US sends military help to Colombia for Escobar hunt

BOGOTA - Soldiers and police raided houses and searched vehicles in Colombia's second city of Medellin yesterday, hunting for Pablo Escobar, police sources said. Escobar, head of the Medellin cocaine cartel, and nine of his lieutenants escaped from prison last week during a bungled military operation to transfer them to another jail.

In Washington, the United States said it had sent military personnel and equipment to Colombia to help in the search for Escobar. A Defense Department spokesman, Pete Williams, said that only a small number of US personnel were involved and stressed that they would not accompany Colombian police in their search for Escobar.

'At the request of the government of Colombia and in accordance with longstanding US policy, the US government is providing support to the Colombians in their efforts to locate Escobar,' Mr Williams said. He refused to specify how many US personnel or what kind of equipment the operation involved, citing concern for the security of the personnel.

Colombian police sources said the security force operations began on Wednesday in several areas of Medellin which Escobar is known to have frequented in the past, including the wealthy suburb of Poblado, and continued yesterday.

Colombian authorities said on Wednesday that US military planes carrying infra-red and other detection devices had overflown a broad sweep of north-western Colombia, including Medellin and Envigado.

It was the first time that Colombian officials had reported the presence of American military planes in the country.

The Colombian army and elite police corps raided properties and set up roadblocks in several areas of the city, where they searched vehicles, the sources said.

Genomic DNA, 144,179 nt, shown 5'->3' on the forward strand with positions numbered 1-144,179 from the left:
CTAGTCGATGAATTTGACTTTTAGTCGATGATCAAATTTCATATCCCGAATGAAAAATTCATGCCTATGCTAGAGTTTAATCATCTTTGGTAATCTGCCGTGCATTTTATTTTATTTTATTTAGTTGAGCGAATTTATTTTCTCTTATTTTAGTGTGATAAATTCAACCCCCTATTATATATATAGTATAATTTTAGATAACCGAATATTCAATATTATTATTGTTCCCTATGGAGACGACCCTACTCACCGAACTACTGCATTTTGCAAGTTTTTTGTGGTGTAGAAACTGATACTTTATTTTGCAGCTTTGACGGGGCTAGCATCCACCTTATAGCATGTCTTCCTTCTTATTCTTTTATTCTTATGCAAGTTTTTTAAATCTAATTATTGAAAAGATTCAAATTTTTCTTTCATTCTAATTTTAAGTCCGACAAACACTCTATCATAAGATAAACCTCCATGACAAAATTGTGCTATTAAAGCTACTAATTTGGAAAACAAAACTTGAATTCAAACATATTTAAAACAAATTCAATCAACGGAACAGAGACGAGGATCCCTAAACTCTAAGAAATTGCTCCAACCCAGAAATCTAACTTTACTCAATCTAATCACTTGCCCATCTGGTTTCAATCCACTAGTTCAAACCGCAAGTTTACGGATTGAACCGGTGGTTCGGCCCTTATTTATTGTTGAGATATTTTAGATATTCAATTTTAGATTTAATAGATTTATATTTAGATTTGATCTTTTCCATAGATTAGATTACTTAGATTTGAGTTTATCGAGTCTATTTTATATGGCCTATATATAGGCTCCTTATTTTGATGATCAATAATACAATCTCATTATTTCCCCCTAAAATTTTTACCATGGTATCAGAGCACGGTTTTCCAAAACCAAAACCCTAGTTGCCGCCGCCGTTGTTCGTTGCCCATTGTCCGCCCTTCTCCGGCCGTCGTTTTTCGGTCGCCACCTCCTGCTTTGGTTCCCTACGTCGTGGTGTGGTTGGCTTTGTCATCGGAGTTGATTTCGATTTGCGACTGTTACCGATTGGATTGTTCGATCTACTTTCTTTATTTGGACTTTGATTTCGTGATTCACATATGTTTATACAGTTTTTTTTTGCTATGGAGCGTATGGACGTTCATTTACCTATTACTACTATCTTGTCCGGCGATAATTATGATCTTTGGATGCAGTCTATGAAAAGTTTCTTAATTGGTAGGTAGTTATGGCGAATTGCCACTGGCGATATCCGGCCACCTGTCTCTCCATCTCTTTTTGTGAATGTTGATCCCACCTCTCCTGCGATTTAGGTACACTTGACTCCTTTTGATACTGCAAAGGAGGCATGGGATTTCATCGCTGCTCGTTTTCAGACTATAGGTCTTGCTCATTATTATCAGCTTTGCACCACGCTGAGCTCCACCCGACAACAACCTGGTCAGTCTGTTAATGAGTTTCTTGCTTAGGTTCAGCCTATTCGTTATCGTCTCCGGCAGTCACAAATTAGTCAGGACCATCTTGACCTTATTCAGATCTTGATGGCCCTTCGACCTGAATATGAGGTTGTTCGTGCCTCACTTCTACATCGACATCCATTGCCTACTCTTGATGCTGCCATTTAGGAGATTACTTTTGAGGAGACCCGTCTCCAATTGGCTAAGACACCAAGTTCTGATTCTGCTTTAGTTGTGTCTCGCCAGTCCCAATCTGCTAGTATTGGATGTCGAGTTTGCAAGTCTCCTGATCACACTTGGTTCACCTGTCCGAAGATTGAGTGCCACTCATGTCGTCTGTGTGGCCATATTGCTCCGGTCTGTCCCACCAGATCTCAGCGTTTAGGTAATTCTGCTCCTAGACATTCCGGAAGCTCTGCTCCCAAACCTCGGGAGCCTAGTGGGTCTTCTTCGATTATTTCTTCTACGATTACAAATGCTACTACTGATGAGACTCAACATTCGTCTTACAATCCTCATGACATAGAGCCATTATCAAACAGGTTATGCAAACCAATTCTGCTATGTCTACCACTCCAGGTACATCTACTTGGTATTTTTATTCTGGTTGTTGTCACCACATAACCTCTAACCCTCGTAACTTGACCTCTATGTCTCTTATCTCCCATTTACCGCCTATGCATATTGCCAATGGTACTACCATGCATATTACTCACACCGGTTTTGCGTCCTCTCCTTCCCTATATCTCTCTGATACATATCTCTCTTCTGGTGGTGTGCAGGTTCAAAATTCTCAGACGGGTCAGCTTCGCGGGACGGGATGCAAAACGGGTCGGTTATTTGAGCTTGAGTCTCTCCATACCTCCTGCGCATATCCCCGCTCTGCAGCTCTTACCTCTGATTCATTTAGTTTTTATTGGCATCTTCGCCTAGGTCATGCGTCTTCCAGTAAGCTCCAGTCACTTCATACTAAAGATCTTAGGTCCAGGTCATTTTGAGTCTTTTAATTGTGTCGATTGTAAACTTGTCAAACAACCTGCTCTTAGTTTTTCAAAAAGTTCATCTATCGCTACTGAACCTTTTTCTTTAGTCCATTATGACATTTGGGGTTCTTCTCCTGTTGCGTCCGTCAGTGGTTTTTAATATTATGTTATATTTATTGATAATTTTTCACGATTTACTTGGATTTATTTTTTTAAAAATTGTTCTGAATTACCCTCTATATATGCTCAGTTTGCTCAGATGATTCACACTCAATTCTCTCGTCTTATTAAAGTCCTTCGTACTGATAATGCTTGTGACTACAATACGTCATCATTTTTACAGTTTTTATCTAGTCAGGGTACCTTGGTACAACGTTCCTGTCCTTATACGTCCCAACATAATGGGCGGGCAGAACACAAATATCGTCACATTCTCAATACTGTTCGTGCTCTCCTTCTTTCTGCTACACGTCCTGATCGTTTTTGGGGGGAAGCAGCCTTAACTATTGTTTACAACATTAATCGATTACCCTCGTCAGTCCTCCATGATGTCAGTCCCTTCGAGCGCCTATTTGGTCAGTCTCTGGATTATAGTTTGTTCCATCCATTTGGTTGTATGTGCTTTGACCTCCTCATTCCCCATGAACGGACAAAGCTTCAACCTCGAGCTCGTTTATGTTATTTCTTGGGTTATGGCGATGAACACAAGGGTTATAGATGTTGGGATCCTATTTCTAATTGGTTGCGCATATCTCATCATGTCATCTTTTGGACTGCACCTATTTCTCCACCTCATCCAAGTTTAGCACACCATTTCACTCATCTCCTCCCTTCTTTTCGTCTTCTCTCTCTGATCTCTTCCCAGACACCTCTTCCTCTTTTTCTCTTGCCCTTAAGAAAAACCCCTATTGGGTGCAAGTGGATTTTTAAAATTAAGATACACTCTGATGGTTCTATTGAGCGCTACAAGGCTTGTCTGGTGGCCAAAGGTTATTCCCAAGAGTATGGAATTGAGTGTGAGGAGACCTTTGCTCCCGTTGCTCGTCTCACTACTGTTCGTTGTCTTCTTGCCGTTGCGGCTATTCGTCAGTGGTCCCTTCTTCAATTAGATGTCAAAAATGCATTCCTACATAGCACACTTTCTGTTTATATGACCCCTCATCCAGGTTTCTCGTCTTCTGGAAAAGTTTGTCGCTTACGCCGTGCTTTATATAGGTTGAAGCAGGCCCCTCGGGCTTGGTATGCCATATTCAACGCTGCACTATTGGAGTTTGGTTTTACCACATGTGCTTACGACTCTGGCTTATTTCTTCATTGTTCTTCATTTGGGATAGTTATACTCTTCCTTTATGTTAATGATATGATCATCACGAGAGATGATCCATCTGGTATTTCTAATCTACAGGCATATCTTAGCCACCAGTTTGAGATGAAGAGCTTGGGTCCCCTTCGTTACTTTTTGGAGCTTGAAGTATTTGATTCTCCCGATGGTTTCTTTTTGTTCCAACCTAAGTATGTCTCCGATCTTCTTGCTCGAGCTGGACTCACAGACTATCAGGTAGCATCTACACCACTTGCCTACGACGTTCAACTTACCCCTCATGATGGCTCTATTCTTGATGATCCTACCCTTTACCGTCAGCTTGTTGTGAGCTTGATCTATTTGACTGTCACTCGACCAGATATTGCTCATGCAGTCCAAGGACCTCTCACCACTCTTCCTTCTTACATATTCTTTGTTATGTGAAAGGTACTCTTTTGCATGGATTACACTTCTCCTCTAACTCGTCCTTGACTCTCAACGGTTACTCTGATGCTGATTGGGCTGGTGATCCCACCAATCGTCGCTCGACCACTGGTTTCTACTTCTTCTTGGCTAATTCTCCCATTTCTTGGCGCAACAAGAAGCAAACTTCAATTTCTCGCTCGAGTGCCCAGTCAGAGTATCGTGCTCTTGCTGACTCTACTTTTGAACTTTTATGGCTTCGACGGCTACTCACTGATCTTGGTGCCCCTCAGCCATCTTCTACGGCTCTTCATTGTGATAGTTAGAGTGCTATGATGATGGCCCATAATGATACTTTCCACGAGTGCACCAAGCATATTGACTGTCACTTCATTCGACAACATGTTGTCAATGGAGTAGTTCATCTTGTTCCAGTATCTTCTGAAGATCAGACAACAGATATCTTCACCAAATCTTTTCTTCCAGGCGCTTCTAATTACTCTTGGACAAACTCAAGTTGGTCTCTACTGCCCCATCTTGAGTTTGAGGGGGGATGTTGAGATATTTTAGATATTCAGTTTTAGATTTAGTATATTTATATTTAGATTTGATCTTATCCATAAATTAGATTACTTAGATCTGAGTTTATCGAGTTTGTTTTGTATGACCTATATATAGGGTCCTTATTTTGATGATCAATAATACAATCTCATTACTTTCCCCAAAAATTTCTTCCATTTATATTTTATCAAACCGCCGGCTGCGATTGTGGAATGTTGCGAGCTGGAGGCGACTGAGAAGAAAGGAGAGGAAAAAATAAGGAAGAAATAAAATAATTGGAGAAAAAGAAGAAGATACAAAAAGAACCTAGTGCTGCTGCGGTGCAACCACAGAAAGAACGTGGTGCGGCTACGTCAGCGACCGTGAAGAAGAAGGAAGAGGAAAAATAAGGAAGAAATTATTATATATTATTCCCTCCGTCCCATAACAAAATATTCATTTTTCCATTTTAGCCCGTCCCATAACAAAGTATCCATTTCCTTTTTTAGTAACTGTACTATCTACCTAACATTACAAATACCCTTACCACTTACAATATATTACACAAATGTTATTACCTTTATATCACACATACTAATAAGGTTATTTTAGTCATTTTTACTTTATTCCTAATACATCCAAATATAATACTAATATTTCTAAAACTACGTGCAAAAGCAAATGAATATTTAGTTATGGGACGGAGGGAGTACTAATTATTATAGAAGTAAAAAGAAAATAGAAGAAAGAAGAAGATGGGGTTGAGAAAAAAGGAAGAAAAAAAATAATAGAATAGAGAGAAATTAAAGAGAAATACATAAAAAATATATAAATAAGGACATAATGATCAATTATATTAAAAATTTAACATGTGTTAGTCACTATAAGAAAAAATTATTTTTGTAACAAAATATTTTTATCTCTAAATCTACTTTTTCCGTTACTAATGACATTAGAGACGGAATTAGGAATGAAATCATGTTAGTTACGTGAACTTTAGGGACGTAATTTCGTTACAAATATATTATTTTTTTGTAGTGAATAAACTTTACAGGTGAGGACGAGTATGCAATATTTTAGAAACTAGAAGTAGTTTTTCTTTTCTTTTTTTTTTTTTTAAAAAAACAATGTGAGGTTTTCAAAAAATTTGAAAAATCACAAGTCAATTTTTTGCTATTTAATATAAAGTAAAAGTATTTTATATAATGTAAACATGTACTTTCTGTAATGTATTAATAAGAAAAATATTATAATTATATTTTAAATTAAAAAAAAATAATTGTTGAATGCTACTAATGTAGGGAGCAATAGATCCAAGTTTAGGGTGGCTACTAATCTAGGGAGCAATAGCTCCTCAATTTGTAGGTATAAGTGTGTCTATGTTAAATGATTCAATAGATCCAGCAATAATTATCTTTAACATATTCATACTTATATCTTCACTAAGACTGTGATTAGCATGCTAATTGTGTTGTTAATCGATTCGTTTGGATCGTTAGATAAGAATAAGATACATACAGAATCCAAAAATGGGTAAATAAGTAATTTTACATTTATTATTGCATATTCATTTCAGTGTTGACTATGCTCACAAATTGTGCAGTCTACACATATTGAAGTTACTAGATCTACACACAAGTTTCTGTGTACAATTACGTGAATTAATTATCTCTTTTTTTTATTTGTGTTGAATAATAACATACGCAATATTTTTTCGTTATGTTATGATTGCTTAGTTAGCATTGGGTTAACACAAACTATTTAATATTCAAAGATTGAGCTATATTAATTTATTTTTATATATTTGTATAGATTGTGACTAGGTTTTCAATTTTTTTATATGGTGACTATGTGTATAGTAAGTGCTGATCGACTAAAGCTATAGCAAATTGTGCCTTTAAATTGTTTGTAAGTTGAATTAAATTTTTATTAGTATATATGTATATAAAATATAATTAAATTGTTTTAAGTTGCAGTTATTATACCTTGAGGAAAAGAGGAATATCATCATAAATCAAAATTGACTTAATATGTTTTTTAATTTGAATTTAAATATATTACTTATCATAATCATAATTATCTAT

Television news said that Envigado, Escobar's home town near Medellin, was virtually under military control. It said police raided homes of several guards who were in charge of security at Escobar's prison, located outside the town.

Police were secretive about the results of the operations. Official spokesmen declined comment and said the President's office was handling all information on the Escobar crisis. Police believe that Escobar has not left the Medellin area.

A new government report, meanwhile, showed that the Bogota government had foreseen the danger that Escobar could escape and ordered extensive security improvements at his jail costing several million dollars. However, the building contractor suspended the work in June after prisoners threatened the workers with death if they continued with the improvements.

Escobar escaped 13 months after surrendering in exchange for President Cesar Gaviria's offer of a lesser jail term.

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